I so agree about author photos. Knowing the writer is full of themselves, does not make the book more enjoyable.

  5. It's not a map, but this post reminded me of a book I recently read – "The Invention of Hugo Cabret" which was a novel done about 20% with words and 80% with illustrations. A YA novel, but still, very good and so interesting to "read" a book like that.

  6. You know, I never thought about how much I enjoy maps in books, but you're right–they definitely add something invaluable, especially to books o' the fantasy persuasion.As for "traditional" type illustrations, sometimes I like them–I'm thinking here of my copy of The Little Princess–and sometimes they just bug me–I'm thinking here of Wicked, which bugged me for a lot of reasons, so maybe that's biased. But I love love loved the beginning-of-the-chapter illustrations for the entire Harry Potter series! Small and simple, they added to the story and helped me visualize some of the more fantastic things without distracting from the text.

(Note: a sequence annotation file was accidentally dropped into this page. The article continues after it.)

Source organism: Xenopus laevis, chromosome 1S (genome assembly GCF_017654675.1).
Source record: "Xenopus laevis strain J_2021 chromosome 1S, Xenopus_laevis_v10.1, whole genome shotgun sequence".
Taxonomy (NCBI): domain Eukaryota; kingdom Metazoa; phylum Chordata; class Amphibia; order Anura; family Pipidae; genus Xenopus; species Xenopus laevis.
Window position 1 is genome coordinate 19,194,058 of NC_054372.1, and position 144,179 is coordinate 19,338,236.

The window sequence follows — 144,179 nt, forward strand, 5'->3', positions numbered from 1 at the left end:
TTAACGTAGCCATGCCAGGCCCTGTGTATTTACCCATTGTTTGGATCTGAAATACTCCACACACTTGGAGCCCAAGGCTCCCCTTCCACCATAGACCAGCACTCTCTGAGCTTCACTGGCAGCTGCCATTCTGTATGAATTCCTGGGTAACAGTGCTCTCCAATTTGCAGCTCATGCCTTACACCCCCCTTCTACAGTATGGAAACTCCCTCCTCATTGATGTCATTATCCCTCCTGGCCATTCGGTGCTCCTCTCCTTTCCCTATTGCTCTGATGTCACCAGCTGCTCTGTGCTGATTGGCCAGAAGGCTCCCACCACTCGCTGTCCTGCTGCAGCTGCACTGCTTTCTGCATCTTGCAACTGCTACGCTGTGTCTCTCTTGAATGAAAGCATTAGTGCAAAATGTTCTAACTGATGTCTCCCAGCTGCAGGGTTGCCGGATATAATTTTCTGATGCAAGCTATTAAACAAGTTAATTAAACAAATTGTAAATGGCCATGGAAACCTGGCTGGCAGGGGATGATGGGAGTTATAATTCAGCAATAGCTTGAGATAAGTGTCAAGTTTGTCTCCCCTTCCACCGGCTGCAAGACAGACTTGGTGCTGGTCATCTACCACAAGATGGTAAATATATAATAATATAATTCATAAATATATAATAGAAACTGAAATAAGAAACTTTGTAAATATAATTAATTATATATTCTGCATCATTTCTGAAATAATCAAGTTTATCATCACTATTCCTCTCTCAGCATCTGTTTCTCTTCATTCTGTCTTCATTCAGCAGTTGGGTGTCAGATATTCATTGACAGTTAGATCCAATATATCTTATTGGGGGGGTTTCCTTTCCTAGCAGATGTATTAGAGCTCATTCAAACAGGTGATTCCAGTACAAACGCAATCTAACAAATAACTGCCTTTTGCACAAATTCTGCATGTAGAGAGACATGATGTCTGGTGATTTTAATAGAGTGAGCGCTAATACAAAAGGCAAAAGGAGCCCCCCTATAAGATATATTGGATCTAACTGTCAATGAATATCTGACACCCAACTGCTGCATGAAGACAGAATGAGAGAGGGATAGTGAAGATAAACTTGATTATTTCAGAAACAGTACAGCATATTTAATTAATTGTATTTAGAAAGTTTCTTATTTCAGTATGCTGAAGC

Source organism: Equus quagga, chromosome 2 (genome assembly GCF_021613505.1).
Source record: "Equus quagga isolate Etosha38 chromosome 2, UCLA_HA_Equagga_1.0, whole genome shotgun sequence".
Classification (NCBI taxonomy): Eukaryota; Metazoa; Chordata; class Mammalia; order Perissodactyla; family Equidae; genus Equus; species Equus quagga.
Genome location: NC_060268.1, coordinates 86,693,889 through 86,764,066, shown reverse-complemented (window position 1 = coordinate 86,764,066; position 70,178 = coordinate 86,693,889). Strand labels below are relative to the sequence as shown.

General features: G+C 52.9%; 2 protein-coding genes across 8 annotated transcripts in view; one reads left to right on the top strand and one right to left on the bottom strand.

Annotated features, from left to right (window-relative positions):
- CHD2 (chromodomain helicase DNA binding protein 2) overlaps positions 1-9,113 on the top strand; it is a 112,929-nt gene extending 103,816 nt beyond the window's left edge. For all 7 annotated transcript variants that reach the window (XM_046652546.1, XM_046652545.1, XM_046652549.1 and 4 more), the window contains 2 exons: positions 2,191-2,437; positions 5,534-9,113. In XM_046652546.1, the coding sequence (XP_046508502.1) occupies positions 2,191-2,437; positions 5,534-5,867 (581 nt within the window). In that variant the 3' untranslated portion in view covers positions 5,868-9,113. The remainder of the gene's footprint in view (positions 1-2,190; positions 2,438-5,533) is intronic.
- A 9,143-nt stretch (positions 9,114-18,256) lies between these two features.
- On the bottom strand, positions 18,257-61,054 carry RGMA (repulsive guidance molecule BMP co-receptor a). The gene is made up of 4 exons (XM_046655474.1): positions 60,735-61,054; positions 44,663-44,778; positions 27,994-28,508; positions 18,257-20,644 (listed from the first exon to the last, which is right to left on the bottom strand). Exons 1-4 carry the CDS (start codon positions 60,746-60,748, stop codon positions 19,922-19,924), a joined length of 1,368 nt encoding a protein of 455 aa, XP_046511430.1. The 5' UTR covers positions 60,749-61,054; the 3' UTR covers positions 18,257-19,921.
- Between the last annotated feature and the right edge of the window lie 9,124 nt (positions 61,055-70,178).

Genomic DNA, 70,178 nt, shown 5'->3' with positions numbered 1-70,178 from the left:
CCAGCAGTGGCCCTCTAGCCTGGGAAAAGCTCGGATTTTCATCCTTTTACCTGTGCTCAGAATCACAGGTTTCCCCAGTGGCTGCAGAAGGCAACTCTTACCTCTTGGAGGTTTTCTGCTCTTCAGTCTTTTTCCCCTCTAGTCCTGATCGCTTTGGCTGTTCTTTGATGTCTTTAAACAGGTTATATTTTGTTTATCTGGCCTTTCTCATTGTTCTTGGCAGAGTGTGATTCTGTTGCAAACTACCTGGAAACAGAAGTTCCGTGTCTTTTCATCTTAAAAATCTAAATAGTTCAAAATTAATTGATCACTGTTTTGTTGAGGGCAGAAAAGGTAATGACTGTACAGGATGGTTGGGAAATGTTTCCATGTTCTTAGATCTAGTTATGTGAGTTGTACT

7. Back in my teen days, when I dreamed of writing an epic (and before I'd ever heard of Tolkien), I sketched out a three-generation story focusing on three kings (grandfather, father & son)…and believe it or not, I worked *really* hard on a map that described their kingdom and the neighboring rivals…so yes! Maps are GREAT!

  8. Joie — I think you bring up a great point about how a little illustration like the ones at the chapter headings in Harry Potter can really enhance the feel and experience of reading a book.